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Frank Elderson
Member of the ECB's Executive Board

Making finance fit for Paris: achieving “negative splits”

Keynote speech by Frank Elderson, Member of the Executive Board of the ECB and Vice-Chair of the Supervisory Board of the ECB, at the conference on “The decade of sustainable finance: half-time evaluation” organised by S&D and QED

Brussels, 14 November 2023

Just over a month ago, Kenyan athlete Kelvin Kiptum completed the Chicago marathon in a stunning two hours and thirty-five seconds – a new official world record. Halfway through the course, however, it wasn’t at all clear that Kiptum was on track to set this record. He was lagging behind the previous record set by his compatriot Eliud Kipchoge in Berlin in 2022. But by completing the second half of his marathon almost a full minute faster than the first half – achieving what is known in running as a negative split – he managed to break the world record by 34 seconds and get closer to the elusive two-hour mark than anyone had done previously in an official race.[1]

As a number, “two” seems to have a particular appeal in many fields beyond marathon running. At the ECB, for example, we consider that price stability is best maintained by aiming for 2% inflation over the medium term. Meanwhile, climate scientists consider two degrees Celsius above pre-industrial levels as the global heating threshold beyond which extreme weather events and the degradation of ecosystems would be disastrous for humankind. In the Paris Agreement, global leaders committed to staying well below those two degrees of global heating. And it is the figure the High-Level Expert Group on Sustainable Finance – which I took part in – had in mind when drawing up its recommendations on sustainable finance in 2018.

This conference marks the halfway point in what was envisaged to be a decade for sustainable finance, building on the high-level group’s recommendations. And at this half-time juncture, I am sorry to say that it is not at all certain that humankind will remain below that disastrous threshold of two degrees of global heating. But Kelvin Kiptum’s recent world record provides hope. It shows that, by pushing for a negative split, great achievements are possible. In other words, we can deliver on our commitments to limit global heating in line with the Paris Agreement, provided that solid foundations have already been laid in the first half of the decade and on the – admittedly extremely challenging – condition that we run at a world record-breaking pace in the second half.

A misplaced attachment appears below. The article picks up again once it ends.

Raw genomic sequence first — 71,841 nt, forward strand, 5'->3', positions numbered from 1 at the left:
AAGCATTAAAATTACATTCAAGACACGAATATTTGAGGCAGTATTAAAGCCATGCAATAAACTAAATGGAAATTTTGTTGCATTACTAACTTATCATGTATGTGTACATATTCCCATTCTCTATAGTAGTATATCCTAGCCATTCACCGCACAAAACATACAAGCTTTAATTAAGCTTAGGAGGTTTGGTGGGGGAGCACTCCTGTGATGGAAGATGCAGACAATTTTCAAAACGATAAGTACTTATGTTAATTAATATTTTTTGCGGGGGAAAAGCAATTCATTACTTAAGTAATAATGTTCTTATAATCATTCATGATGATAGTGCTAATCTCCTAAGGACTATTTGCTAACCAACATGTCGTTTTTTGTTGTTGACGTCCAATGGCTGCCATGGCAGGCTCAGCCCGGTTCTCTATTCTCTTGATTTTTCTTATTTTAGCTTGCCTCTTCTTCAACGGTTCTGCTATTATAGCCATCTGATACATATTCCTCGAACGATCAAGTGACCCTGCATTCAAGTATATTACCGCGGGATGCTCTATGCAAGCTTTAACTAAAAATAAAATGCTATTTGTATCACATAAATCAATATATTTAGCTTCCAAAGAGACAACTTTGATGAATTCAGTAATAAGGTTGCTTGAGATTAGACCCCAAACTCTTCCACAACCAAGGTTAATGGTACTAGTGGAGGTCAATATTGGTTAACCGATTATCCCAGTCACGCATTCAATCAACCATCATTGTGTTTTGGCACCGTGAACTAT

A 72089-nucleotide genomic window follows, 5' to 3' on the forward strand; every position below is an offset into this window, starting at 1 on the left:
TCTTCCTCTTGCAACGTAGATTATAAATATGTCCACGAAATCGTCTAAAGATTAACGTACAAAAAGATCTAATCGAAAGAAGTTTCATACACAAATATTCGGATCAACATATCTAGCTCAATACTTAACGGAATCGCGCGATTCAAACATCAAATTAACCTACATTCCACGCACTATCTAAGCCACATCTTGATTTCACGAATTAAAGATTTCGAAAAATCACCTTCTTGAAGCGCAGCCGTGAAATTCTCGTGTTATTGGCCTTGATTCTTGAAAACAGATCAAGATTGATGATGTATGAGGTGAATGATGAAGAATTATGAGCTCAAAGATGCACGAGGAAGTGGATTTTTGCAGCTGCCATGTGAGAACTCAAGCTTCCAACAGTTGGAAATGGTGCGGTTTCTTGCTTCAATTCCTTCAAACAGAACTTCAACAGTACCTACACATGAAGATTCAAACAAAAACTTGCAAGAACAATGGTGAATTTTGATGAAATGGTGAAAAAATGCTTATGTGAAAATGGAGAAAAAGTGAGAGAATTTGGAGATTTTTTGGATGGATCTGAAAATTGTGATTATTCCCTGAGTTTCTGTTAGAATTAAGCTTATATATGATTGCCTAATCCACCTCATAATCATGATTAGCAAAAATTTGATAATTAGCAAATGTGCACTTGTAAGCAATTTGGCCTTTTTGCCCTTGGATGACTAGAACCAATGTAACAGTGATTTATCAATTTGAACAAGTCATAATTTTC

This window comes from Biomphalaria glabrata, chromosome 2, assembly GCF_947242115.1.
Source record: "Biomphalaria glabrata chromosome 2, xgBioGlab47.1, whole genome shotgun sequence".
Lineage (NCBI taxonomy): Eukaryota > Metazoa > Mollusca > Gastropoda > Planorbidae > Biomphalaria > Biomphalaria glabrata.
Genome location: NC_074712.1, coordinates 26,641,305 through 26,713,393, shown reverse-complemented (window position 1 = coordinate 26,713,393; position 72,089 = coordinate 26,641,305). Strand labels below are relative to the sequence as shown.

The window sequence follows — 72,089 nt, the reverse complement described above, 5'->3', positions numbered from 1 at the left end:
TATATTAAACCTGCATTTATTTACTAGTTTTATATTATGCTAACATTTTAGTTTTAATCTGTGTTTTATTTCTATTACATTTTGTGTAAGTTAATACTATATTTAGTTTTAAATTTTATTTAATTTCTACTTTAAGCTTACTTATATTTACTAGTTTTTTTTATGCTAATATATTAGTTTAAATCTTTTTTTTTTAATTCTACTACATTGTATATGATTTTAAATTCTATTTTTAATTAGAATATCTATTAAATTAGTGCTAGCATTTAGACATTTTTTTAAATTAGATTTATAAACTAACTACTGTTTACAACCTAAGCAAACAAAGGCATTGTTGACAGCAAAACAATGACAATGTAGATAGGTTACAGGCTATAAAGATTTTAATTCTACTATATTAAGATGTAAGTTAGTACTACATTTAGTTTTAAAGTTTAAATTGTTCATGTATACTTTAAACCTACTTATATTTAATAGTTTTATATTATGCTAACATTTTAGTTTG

Mapping the course

Such foundations start with a clear road map for achieving our objectives. In other words, a clear strategy setting out the milestones on the path to Paris.

Here, there is no doubt that the responsible EU authorities have delivered. The Paris Agreement has been transposed into the European Climate Law, which includes a commitment to the ultimate objective of climate neutrality by 2050 as well as interim objectives for reductions in emissions by 2030 and 2040. The commitment to reduce emissions by 55% by 2030 is further reinforced in the EU’s Fit for 55 strategy. And the EU has pledged to end its dependence on Russian fossil fuels well before 2030 under its REPowerEU plan.

The European Commission estimates that an average annual investment of €1.25 trillion during the period 2021-30 is required to meet the objectives of Fit for 55 and REPowerEU.[2] That estimate would add around two-thirds, or €500 billion, to the level of annual investment in climate and energy security seen during the previous decade.[3]

This is clearly a huge investment effort with an upfront cost that will need to be borne by our societies at a time when economic uncertainty is high. But analysis consistently shows that the benefits of a timely transition far outweigh the costs, especially when assessed against the alternative scenarios of doing nothing or doing too little too late. This has also been confirmed by a recent ECB stress test exercise and updated climate scenarios published by the global Network of Central Banks and Supervisors for Greening the Financial System last week.[4]

Half-time evaluation

So at half-time, where do we stand on the path to Paris? While many steps have been taken, we cannot yet conclude that we are on track for a timely transition scenario. Rather, it is becoming increasingly likely that we will see an intermediate scenario with increased transition risks and physical risks from extreme weather events and nature degradation.

And finance is lagging behind, too. Let me give some examples to illustrate the fact that the financial system has not yet sufficiently adapted to account for the ongoing climate and environmental crises.

First, capital markets are not playing their potential role in supporting the green transition. ECB research shows that stock markets can strongly encourage investment in greener technologies.[5] However, those markets are still relatively underdeveloped in the EU and cross-border flows are limited by a lack of harmonisation. Resolving these issues and advancing the capital markets union, as proposed by the European Commission, will make the flow of finance in Europe more efficient and more resilient. And it will satisfy investor demand for green assets. Research consistently points to the existence of a “greenium” in financial markets – in other words, a premium in terms of return on assets that investors are willing to forgo on assets certified as green.[6]